Surviving (Your Child's) Adolescence

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Adolescent Questions about Parental Divorce

Parental divorce changes adolescent lives, creating much they need to know

From time to time young people send me questions about psychological topics they are studying and writing reports about for school, good questions that thoughtfully express what is on an adolescent mind. What follows are a high school student’s questions about the effects of parental divorce and some of my replies, starting with two provisos that I gave.

“Please only take my comments for what they are – just impressions based on observations, not researched conclusions or established facts, and certainly not prescriptions for how to cope with parental divorce. Complicating all of what I say is that ‘divorce’ comes in an infinite variety of forms, each with its own dynamics and effects. For example, an amicable divorce is not the same as an embittered divorce. Ex-partners now committed to work together as parents in the best interests of children are not the same as ex-partners who engage in active blaming to discredit each other in the children's eyes.

Some of the questions and my responses follow.

“What is the most difficult aspect of divorce for children to comprehend?”

Most difficult to comprehend are issues of love and commitment. If parents can lose love for each other, then is love not forever? If parents can lose love for each other, can they lose love for children? How can parents divorce commitment to children and family? If such commitments can be broken, how can they be trusted? If they can’t be trusted, then for safety’s sake should a person avoid making loving commitments as they grow?

“Is it more difficult for a young child or an adolescent to experience the divorce of his/her parents?”

It’s just different. For example, for the child who is still in the age of attachment to parents, holdin on for a trusting dependence, parental divorce can create fears of abandonment and loss of loving care. When parents are no longer both present to unify the family, divorce can increase the need to cling to whichever parent is still around. For the adolescent who is in the age of detachment from parents and letting go for more independence, divorce can result in a sense of being more on one’s own. When parents are less to be relied on, divorce can create a scary amount of personal freedom and more reliance on one's"family" of peers. So divorce can increase the need for attachment in childhood and the push for detachment in adolescence.

“What age group of children handles divorce the worst?”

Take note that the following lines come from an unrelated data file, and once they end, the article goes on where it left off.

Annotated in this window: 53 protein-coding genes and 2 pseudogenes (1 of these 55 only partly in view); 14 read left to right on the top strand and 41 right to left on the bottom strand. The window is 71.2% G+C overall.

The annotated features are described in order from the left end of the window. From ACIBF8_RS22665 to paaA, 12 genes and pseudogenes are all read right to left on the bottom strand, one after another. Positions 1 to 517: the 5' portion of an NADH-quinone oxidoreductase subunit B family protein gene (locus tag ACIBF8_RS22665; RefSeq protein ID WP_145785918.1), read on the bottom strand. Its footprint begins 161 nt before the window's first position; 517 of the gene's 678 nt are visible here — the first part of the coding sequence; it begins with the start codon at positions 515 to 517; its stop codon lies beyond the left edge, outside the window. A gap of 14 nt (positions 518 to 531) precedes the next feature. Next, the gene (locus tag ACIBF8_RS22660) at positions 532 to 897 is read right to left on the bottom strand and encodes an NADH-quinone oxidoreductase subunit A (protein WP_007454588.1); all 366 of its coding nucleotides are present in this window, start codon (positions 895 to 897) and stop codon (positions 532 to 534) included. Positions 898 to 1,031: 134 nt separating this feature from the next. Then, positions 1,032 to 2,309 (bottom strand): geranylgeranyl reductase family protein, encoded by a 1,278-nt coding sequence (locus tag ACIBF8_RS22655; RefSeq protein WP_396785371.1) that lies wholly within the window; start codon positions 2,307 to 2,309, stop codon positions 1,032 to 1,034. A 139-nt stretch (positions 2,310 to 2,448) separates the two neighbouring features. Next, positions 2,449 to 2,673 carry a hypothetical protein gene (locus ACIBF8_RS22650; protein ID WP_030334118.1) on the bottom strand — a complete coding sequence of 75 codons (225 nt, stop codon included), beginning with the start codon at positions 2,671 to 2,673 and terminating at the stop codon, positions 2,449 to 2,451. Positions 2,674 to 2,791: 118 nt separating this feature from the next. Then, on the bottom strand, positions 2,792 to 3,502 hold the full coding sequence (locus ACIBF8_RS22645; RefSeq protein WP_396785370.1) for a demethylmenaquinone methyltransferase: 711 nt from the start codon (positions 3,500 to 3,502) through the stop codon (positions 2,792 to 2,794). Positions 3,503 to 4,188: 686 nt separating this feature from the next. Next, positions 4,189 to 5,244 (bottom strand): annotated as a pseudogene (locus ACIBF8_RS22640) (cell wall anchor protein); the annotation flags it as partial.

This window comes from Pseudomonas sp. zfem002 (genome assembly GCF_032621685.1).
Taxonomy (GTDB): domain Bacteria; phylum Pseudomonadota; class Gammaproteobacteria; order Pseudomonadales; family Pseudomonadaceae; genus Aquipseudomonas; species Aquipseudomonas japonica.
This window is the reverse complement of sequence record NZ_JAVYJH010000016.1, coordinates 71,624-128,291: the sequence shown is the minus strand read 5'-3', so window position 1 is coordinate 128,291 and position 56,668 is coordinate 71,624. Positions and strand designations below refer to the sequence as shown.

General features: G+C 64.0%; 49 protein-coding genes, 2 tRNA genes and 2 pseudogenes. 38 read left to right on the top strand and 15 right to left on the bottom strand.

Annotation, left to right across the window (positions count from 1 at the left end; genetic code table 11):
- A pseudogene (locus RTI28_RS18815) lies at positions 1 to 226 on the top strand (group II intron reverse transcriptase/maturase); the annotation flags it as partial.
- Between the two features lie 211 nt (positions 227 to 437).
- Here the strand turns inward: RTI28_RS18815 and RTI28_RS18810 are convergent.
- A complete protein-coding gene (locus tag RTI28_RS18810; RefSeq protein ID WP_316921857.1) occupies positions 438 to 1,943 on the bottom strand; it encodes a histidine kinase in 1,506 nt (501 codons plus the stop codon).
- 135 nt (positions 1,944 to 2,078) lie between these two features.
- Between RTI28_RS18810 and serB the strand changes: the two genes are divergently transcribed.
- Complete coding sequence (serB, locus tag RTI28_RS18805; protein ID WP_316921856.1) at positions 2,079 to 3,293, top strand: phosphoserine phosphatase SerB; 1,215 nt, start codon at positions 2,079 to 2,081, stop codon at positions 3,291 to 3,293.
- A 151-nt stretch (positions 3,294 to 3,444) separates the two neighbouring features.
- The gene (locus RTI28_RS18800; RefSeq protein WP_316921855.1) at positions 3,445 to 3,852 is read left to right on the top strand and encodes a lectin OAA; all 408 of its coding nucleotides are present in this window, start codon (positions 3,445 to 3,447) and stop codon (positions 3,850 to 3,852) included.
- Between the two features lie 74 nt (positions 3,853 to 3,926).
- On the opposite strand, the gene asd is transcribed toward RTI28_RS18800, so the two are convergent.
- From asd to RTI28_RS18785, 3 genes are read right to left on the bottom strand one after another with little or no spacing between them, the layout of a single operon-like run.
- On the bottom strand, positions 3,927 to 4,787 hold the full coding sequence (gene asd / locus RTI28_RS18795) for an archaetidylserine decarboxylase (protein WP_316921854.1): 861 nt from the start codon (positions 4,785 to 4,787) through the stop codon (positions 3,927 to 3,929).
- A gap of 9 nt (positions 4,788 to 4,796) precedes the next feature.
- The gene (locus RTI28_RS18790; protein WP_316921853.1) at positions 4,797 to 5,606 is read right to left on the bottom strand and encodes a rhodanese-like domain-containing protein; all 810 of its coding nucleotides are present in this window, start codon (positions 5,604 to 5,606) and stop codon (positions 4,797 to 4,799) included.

I don’t think there is an age of children at which one handles divorce the worst, although I have heard people say that being older is easier than being younger. Reasoning seems to be that the more independence from family and freedom of choice one has, the less disruptive the divorce becomes. To me, at whatever the child’s age, basic adjustments must still be made. There is living around the stress of parental recovery from divorce, the loss of nuclear family, getting used to two-household living, and dealing with a divided family future.

“How may it be easier or more difficult for a child who has siblings to go through a divorce?”

On the up side, siblings, particularly when close in age, can provide each other stable companionship and mutual support during a painfully changing family time. On the down side, as adults preoccupy more with themselves, siblings can vie harder against each other for parental attention that is more limited than before.

“Who has a harder time dealing with divorce: boys or girls?”

I’m not sure there is a consistent difference here. However, because of how they have been sex-role socialized, they may process the painful experience somewhat differently. Girls may be more prone to talk hard feelings out, while boys may be more inclined to act hard feelings out. This may occur if youthful sexual stereotypes are in play: male = strong and silent and self-sufficient; female = sensitive and sharing and relational. Coping with what feels like a betrayal of family, girls may react more depressively by turning anger inward, and boys may react more aggressively by acting anger out. Girls may be more likely to seek emotional support, boys may be more likely to emotionally go it alone. 

“Do children who have shy and quiet personalities have a more difficult time dealing with divorce?”

When “shy and quiet” results in a young person shutting up about their feelings and socially isolating, they can be at a disadvantage compared to a more verbally expressive and outgoing adolescent who can speak up and communicate about what is emotionally going on – talking to others and seeking companionship, reaching out for empathetic support.

“Do parents understand the pain their child goes through during divorce?”

Parents, even those who are children of divorce, usually do not comprehend the child’s pain from their divorce. The main reason I have seen is that parents are so caught up in their own emotional turmoil, and adjusting to demands of divorcing, that they have limited sensitivity and attention to give to their children at this time, even though they are filled with love and concern for how divorce may be hurting their kids.

“Why do adolescents feel disconnected to their families after divorce?”